karel: (Carlisle ► vampire baseball)
[personal profile] karel posting in [community profile] homeeconomics101
So I've been looking around Google for this, and it seems like I'm just phrasing things wrong (and that there's too many other things "fan" describes), so I figure that this could be a question that might help others a little too.

My air conditioning recently went out, and while insurance is covering the cost of replacing the unit, it's going to be a few days, and it's Las Vegas in the summer. I have a few fans on my hands, and I was wondering if anyone can recommend placement of them for maximum cooling efficency. I have a big box fan, a mini desk fan, and one on a stand. I've already got the rooms I don't use and don't need to cool all closed up. I also have west-facing windows covered, and since it's a condo in a building, the rest of the windows are pretty well-protected.

Any other general tips for keeping cool in the summer with or without ac?

Date: 2011-07-21 05:56 pm (UTC)
From: [personal profile] pippin
Dry or humid?

Date: 2011-07-21 06:04 pm (UTC)
From: [personal profile] pippin
Ah! Well, an easy thing then is using water and ice. Don't just wet your face, but wipe down your arms and legs and stomach and back and ears too! If you have a floppy hat, soak it in water and leave it on your head. Likewise, soaking sweat bands for your neck can be good.

Try to keep lights off, don't use the oven, etc. I've heard that you can kinda make an AC with a fan and a bucket of ice water, but I've never done that myself.

(And I think the best placement would be "all pointing directly at you" but I can happily deal with higher temperatures as long as I have airflow so ymmv.)
Edited Date: 2011-07-21 06:06 pm (UTC)

Date: 2011-07-21 06:12 pm (UTC)
jenna_thorn: a cowboy hat and Texas flag bedecked Dreamsheep (Texas Dreamsheep)
From: [personal profile] jenna_thorn
the keyword is swamp cooler, but basically, you put cool moist air into the stream of air coming at you. Hanging a wet towel (carefully, so it doesn't get caught in moving parts) is the low tech option. there are higher tech plans on the 'net, but I don't know how much energy and time you want to put into it.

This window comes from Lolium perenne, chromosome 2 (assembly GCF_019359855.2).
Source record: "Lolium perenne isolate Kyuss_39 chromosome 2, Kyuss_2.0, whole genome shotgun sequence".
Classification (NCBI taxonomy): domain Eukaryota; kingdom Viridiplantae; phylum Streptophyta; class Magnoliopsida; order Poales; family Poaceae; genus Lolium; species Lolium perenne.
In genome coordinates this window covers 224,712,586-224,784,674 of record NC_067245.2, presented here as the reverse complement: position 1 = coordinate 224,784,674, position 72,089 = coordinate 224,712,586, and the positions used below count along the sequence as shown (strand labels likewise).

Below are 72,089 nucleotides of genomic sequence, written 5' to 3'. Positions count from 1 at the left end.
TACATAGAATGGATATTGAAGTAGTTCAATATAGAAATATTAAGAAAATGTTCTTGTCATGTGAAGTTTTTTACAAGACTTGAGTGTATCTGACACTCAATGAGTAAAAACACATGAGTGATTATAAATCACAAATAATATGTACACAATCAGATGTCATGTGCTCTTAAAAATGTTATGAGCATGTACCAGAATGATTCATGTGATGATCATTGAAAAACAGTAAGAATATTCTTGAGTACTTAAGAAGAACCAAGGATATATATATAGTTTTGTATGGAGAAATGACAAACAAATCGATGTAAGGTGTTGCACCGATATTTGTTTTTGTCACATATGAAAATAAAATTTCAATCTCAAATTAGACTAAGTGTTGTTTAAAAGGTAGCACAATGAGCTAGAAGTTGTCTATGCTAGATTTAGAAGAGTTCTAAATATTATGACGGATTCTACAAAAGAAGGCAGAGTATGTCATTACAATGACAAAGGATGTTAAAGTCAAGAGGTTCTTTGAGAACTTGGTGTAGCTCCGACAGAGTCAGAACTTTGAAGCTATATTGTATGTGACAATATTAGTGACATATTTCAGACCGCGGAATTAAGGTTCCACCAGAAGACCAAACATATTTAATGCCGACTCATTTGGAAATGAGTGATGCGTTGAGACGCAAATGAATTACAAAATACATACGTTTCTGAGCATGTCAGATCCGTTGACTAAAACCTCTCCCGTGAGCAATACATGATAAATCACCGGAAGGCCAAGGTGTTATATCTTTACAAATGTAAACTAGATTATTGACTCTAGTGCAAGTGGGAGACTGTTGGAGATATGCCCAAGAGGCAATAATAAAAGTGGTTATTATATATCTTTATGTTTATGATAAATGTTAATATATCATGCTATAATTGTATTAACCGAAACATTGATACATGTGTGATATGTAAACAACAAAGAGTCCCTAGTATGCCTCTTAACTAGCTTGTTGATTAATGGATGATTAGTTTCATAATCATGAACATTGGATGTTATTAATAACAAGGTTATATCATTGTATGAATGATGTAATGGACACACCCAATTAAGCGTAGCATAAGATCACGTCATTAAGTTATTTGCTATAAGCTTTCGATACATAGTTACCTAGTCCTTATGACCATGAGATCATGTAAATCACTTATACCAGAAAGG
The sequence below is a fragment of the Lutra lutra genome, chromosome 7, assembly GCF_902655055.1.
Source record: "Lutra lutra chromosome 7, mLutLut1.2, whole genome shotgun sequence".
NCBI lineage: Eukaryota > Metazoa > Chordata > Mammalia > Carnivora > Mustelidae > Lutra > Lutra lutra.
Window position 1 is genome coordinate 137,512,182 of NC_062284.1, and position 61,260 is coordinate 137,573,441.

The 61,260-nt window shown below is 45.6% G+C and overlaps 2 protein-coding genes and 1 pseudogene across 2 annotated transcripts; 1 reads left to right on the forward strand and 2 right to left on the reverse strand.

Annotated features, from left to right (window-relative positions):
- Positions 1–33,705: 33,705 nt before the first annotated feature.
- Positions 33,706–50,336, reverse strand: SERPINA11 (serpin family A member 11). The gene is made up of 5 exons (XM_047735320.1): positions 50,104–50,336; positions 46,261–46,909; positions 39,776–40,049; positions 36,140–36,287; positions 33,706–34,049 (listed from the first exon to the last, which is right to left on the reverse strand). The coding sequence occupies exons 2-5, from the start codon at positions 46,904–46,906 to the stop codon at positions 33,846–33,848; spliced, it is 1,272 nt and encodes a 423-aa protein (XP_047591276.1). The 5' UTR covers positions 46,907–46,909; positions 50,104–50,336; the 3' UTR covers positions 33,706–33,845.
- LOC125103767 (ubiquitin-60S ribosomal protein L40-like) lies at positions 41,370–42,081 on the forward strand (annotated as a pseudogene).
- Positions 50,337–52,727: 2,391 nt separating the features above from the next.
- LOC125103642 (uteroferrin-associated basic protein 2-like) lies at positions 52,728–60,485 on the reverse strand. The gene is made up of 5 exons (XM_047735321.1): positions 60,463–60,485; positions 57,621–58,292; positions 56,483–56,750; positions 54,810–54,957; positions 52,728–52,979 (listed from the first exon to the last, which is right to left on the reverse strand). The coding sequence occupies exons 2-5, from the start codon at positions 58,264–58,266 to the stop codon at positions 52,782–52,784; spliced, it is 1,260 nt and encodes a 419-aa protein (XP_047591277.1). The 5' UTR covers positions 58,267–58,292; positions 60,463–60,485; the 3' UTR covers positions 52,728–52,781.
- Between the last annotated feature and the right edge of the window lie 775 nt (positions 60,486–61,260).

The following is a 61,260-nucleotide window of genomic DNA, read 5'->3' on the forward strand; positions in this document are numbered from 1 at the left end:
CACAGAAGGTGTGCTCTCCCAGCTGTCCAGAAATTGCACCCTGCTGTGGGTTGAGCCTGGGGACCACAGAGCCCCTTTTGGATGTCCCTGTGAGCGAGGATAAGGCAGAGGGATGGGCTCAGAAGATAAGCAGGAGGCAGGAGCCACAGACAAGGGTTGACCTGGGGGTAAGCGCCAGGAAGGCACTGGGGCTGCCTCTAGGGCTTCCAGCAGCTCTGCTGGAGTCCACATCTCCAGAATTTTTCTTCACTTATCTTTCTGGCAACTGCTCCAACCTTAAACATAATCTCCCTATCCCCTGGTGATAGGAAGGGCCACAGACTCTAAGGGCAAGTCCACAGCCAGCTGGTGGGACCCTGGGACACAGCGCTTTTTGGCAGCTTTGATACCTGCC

Edited (to add the Wikipedia link) Date: 2011-07-21 06:13 pm (UTC)

Date: 2011-07-21 06:17 pm (UTC)
zillah975: Painting of my Night Elf, Tyrnathera Stormcaller (Default)
From: [personal profile] zillah975
You might want to stop by the gas station or grocery store and pick up a bag or two of their ice. It'll definitely help. :)

Date: 2011-07-21 06:37 pm (UTC)
rhi: Two fluffy kittens, inside front paws raised.  "It was him.  He did it." (pawpointing by lanning)
From: [personal profile] rhi
Even a bowl of ice water between the fan and you would help a lot. Make sure it's a good solid one the cats can't knock over, however. Good luck to you and the cats!!!

Date: 2011-07-21 06:16 pm (UTC)
zillah975: Painting of my Night Elf, Tyrnathera Stormcaller (Default)
From: [personal profile] zillah975
I've heard that you can kinda make an AC with a fan and a bucket of ice water, but I've never done that myself.

This kept me alive in college. I was in a dorm with no A/C in southwestern Arkansas, and the best way to keep cool overnight was to position the fan pointing right at the bed, and put a bucket of ice in a bowl directly in front of the fan, so the air blows sort of into and over it. By morning the ice is water, but it really helped a lot. With the kitties in play, you could try one in front of each fan, let the fans oscillate, and the kitties will probably flop out in front of the breeze.